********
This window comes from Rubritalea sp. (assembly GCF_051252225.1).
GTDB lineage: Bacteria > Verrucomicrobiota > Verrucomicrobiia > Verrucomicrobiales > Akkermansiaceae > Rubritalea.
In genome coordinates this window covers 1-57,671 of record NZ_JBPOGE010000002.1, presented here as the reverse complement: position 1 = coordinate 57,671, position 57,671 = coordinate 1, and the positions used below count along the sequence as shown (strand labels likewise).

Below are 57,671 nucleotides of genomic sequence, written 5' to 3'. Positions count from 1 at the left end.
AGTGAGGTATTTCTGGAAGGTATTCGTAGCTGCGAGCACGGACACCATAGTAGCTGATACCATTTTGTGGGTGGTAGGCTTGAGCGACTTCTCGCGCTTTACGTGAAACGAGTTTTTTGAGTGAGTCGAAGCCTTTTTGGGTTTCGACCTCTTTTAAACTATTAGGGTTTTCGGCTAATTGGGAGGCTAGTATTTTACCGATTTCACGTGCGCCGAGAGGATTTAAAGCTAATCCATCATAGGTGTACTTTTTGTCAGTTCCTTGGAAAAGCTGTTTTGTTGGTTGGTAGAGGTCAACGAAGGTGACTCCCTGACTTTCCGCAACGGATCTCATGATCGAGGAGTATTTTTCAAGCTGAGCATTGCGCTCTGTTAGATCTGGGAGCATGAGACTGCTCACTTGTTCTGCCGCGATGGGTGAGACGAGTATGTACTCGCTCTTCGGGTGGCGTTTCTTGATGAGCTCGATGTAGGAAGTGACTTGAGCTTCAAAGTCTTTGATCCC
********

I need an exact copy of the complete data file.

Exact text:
This window comes from Rubritalea sp. (assembly GCF_051252225.1).
GTDB lineage: Bacteria > Verrucomicrobiota > Verrucomicrobiia > Verrucomicrobiales > Akkermansiaceae > Rubritalea.
In genome coordinates this window covers 1-57,671 of record NZ_JBPOGE010000002.1, presented here as the reverse complement: position 1 = coordinate 57,671, position 57,671 = coordinate 1, and the positions used below count along the sequence as shown (strand labels likewise).

Below are 57,671 nucleotides of genomic sequence, written 5' to 3'. Positions count from 1 at the left end.
AGTGAGGTATTTCTGGAAGGTATTCGTAGCTGCGAGCACGGACACCATAGTAGCTGATACCATTTTGTGGGTGGTAGGCTTGAGCGACTTCTCGCGCTTTACGTGAAACGAGTTTTTTGAGTGAGTCGAAGCCTTTTTGGGTTTCGACCTCTTTTAAACTATTAGGGTTTTCGGCTAATTGGGAGGCTAGTATTTTACCGATTTCACGTGCGCCGAGAGGATTTAAAGCTAATCCATCATAGGTGTACTTTTTGTCAGTTCCTTGGAAAAGCTGTTTTGTTGGTTGGTAGAGGTCAACGAAGGTGACTCCCTGACTTTCCGCAACGGATCTCATGATCGAGGAGTATTTTTCAAGCTGAGCATTGCGCTCTGTTAGATCTGGGAGCATGAGACTGCTCACTTGTTCTGCCGCGATGGGTGAGACGAGTATGTACTCGCTCTTCGGGTGGCGTTTCTTGATGAGCTCGATGTAGGAAGTGACTTGAGCTTCAAAGTCTTTGATCCC